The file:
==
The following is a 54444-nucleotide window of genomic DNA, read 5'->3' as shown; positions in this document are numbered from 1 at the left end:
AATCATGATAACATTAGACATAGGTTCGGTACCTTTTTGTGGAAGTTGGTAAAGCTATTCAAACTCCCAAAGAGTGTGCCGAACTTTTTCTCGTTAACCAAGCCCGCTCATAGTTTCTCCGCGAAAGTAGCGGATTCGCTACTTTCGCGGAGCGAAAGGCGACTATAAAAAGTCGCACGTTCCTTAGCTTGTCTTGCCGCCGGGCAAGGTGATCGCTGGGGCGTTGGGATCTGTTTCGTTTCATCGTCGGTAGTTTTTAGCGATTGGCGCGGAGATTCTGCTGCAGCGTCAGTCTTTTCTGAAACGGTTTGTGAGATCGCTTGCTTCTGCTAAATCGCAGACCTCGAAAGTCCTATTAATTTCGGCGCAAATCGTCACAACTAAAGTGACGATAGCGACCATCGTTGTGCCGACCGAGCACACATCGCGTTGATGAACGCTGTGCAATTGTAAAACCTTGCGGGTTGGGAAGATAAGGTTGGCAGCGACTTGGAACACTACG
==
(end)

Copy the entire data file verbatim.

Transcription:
The following is a 54444-nucleotide window of genomic DNA, read 5'->3' as shown; positions in this document are numbered from 1 at the left end:
AATCATGATAACATTAGACATAGGTTCGGTACCTTTTTGTGGAAGTTGGTAAAGCTATTCAAACTCCCAAAGAGTGTGCCGAACTTTTTCTCGTTAACCAAGCCCGCTCATAGTTTCTCCGCGAAAGTAGCGGATTCGCTACTTTCGCGGAGCGAAAGGCGACTATAAAAAGTCGCACGTTCCTTAGCTTGTCTTGCCGCCGGGCAAGGTGATCGCTGGGGCGTTGGGATCTGTTTCGTTTCATCGTCGGTAGTTTTTAGCGATTGGCGCGGAGATTCTGCTGCAGCGTCAGTCTTTTCTGAAACGGTTTGTGAGATCGCTTGCTTCTGCTAAATCGCAGACCTCGAAAGTCCTATTAATTTCGGCGCAAATCGTCACAACTAAAGTGACGATAGCGACCATCGTTGTGCCGACCGAGCACACATCGCGTTGATGAACGCTGTGCAATTGTAAAACCTTGCGGGTTGGGAAGATAAGGTTGGCAGCGACTTGGAACACTACG